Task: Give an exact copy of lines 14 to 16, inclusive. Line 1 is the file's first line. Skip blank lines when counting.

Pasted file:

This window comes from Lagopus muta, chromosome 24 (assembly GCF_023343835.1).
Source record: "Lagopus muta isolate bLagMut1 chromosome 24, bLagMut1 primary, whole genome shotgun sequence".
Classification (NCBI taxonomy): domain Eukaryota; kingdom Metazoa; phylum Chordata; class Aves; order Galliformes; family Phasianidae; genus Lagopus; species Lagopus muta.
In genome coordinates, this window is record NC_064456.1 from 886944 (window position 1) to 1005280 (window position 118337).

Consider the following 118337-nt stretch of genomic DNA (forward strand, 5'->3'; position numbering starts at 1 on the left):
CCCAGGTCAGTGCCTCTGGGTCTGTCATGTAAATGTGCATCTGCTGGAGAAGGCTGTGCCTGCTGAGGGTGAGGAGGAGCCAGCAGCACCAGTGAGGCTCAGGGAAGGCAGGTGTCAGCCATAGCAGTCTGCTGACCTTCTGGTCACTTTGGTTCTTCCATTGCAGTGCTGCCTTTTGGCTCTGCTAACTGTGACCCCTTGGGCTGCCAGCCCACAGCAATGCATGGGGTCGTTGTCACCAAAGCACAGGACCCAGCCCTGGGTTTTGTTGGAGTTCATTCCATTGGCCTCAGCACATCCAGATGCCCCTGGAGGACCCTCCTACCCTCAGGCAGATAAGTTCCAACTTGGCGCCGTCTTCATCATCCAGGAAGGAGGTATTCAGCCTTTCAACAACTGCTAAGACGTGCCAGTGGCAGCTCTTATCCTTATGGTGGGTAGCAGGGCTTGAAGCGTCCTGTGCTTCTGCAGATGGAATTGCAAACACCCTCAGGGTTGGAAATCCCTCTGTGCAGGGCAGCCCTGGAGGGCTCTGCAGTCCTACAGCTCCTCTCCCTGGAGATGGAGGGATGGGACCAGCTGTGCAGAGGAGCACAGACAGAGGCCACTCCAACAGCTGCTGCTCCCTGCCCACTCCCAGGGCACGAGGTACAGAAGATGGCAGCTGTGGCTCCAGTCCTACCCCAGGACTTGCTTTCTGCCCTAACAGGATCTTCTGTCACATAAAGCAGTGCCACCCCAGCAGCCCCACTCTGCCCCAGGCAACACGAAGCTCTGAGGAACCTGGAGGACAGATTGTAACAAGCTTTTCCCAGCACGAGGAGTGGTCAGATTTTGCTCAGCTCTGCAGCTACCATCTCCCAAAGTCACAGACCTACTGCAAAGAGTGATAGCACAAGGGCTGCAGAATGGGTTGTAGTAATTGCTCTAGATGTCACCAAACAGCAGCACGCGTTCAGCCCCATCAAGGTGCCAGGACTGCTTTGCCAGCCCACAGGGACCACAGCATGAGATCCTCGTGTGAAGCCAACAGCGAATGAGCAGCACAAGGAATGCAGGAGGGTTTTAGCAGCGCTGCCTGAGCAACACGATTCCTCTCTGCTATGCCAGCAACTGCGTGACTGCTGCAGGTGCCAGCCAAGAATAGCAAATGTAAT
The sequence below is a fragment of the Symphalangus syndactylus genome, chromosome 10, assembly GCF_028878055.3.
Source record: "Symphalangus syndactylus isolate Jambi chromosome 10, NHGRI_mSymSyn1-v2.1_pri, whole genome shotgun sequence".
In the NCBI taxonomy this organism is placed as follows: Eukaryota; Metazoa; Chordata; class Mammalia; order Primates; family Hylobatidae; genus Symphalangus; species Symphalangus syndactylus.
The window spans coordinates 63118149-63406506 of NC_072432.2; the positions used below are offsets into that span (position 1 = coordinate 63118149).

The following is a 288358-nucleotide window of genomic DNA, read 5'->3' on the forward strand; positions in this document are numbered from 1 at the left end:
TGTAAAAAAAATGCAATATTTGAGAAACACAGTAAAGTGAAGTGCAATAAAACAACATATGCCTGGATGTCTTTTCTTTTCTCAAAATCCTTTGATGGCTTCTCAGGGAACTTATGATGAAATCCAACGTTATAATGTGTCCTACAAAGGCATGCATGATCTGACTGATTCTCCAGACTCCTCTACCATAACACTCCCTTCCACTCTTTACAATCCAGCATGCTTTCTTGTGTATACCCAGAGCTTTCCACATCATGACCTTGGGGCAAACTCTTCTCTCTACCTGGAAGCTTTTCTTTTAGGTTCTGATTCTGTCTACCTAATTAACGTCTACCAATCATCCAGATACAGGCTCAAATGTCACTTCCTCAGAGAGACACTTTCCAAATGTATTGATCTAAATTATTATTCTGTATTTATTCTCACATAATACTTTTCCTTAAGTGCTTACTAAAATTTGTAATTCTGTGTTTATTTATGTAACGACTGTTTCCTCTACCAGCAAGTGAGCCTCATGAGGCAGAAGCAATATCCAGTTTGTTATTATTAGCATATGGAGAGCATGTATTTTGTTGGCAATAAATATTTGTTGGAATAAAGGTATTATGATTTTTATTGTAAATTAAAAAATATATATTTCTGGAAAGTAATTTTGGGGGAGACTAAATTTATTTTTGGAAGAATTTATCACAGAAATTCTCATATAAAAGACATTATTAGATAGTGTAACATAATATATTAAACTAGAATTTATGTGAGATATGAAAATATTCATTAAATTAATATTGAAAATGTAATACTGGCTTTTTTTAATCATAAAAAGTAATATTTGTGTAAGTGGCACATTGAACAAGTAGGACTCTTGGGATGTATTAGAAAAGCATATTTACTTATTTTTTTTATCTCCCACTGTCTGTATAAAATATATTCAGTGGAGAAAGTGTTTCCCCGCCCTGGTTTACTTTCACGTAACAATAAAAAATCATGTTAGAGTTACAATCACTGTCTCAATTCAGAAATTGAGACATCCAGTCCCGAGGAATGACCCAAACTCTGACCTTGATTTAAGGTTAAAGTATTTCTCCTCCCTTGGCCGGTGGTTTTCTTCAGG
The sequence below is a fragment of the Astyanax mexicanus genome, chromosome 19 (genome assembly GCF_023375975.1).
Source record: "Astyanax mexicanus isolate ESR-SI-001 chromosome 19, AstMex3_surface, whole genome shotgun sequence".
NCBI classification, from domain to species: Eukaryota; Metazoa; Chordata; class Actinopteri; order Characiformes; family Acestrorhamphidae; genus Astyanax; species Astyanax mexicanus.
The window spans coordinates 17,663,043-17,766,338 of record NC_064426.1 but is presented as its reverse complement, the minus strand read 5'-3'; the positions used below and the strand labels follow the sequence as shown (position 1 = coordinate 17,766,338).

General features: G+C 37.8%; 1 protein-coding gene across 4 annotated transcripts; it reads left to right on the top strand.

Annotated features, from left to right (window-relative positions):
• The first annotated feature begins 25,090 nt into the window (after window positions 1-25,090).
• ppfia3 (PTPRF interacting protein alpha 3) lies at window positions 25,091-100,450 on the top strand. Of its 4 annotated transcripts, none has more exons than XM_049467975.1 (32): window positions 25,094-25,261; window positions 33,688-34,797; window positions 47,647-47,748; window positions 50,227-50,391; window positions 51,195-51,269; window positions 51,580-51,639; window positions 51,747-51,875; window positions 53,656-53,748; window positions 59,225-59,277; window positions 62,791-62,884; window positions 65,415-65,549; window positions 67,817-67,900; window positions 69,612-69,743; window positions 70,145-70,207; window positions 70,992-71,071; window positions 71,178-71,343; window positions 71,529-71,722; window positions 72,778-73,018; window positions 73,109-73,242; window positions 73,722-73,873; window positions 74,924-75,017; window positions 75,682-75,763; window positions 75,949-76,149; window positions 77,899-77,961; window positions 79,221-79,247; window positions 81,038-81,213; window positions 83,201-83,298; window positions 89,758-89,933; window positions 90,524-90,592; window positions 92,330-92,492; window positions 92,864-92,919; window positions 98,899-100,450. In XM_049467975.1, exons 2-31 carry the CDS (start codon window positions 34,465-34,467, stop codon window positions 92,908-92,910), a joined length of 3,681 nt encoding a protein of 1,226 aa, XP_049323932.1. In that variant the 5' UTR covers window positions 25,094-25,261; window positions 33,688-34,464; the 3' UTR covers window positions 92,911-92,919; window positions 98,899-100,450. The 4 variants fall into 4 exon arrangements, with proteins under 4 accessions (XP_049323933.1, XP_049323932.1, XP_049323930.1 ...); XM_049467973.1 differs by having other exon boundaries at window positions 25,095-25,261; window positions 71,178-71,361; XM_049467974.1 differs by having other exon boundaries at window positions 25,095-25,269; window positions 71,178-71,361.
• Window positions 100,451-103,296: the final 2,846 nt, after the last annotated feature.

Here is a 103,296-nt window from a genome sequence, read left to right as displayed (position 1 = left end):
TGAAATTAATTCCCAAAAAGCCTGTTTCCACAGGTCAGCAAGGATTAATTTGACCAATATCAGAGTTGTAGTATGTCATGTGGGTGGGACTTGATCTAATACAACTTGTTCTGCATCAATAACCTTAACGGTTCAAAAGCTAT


Source record: "Astyanax mexicanus isolate ESR-SI-001 chromosome 19, AstMex3_surface, whole genome shotgun sequence".
NCBI classification, from domain to species: Eukaryota; Metazoa; Chordata; class Actinopteri; order Characiformes; family Acestrorhamphidae; genus Astyanax; species Astyanax mexicanus.
The window spans coordinates 17,663,043-17,766,338 of record NC_064426.1 but is presented as its reverse complement, the minus strand read 5'-3'; the positions used below and the strand labels follow the sequence as shown (position 1 = coordinate 17,766,338).